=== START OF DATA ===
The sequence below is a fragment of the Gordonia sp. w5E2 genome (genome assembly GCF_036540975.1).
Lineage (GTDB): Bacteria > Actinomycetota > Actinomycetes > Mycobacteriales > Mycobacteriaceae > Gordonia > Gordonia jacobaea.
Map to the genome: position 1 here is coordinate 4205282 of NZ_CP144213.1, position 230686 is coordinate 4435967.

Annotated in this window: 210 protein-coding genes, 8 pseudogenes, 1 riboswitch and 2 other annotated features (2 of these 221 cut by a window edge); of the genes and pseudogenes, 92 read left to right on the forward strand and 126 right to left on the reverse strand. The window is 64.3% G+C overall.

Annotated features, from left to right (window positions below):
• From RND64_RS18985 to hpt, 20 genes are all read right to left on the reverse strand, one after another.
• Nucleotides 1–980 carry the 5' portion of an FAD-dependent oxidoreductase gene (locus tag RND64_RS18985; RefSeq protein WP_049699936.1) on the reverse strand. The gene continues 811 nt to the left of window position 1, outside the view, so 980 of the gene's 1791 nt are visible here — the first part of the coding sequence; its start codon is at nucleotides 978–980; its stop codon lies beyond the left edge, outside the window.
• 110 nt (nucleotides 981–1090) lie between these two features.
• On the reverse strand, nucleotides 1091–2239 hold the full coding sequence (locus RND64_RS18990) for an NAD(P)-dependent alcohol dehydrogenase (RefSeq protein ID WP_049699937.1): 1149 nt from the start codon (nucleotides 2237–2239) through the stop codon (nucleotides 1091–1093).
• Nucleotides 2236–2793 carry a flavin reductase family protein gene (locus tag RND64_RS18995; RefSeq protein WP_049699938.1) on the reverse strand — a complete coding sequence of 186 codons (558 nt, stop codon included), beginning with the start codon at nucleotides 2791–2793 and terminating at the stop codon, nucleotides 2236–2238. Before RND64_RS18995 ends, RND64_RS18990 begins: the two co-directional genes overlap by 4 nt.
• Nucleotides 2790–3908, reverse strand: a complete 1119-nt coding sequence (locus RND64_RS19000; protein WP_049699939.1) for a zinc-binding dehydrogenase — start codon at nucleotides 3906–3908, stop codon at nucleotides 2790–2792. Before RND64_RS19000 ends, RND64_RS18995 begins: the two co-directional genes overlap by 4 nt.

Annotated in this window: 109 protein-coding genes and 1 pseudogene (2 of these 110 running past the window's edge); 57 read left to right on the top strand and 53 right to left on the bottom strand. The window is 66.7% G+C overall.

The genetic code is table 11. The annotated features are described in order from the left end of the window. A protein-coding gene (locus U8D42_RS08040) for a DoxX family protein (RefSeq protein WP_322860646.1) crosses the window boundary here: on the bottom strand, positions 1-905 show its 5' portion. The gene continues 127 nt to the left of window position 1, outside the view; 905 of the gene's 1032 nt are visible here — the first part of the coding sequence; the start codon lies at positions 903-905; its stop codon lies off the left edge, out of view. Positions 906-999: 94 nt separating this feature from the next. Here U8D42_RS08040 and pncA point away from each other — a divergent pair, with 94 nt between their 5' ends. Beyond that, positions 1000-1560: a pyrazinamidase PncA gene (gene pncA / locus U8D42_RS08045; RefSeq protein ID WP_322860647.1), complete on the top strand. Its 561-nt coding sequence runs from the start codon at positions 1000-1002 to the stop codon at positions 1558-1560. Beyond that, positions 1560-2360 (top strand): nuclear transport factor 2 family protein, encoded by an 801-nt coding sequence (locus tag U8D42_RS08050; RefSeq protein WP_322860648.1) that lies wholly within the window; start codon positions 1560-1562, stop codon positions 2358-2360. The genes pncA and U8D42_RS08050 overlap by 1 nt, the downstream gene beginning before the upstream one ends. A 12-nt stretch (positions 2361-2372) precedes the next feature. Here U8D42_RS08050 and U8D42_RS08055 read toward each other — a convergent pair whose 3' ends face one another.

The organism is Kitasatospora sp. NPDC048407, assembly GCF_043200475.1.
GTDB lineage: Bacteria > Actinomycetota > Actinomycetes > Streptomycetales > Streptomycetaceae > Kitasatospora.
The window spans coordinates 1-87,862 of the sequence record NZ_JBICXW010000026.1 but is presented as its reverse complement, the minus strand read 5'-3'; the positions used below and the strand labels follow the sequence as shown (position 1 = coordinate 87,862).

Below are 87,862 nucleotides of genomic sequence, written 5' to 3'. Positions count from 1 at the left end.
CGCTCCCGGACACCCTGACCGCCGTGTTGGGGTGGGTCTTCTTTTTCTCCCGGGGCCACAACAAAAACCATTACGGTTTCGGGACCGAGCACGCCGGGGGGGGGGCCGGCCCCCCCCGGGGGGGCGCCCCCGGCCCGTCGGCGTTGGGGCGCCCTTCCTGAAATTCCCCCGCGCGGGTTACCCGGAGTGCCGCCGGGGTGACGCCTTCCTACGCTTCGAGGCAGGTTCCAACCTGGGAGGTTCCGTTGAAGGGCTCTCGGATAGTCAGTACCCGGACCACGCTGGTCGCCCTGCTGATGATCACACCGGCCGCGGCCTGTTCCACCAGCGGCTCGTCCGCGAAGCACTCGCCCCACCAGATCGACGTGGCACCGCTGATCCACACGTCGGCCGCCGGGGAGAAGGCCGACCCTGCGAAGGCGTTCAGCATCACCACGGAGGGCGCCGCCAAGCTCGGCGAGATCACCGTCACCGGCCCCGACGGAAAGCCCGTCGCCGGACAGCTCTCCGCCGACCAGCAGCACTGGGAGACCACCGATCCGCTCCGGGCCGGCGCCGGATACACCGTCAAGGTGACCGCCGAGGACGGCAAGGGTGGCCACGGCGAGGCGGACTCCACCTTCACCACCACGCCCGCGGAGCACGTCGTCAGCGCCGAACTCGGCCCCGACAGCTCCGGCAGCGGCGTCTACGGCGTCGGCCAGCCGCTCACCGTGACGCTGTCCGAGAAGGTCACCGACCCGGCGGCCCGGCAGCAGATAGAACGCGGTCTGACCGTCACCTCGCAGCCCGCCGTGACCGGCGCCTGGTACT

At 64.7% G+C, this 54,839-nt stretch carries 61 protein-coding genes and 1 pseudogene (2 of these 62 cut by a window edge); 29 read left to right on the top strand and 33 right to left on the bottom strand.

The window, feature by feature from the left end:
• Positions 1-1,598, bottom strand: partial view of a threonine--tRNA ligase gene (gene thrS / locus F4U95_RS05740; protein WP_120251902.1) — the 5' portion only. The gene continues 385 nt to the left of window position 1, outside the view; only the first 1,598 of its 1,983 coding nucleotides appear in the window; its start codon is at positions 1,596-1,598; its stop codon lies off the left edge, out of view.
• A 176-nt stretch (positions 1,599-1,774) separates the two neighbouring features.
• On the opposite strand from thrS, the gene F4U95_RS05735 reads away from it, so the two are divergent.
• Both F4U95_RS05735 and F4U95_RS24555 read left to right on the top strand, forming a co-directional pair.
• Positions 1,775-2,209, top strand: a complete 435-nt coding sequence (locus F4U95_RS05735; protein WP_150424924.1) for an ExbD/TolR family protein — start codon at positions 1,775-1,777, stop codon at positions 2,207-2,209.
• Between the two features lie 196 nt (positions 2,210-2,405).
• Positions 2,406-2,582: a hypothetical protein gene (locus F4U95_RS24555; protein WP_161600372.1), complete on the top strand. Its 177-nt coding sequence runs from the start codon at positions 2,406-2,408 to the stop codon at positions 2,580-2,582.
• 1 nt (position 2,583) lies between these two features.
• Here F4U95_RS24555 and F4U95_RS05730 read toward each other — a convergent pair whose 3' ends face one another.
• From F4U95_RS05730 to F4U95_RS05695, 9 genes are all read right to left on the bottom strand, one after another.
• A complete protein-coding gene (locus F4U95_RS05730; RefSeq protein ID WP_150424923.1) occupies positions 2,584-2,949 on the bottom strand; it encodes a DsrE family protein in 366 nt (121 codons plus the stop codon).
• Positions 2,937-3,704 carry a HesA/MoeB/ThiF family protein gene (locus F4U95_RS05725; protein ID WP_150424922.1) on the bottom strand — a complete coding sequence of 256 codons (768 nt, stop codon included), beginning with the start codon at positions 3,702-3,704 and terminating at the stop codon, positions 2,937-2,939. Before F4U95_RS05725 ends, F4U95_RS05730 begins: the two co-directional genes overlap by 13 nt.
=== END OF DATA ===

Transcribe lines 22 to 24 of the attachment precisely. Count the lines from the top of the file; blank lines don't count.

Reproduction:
• A 176-nt stretch (positions 1,599-1,774) separates the two neighbouring features.
• On the opposite strand from thrS, the gene F4U95_RS05735 reads away from it, so the two are divergent.
• Both F4U95_RS05735 and F4U95_RS24555 read left to right on the top strand, forming a co-directional pair.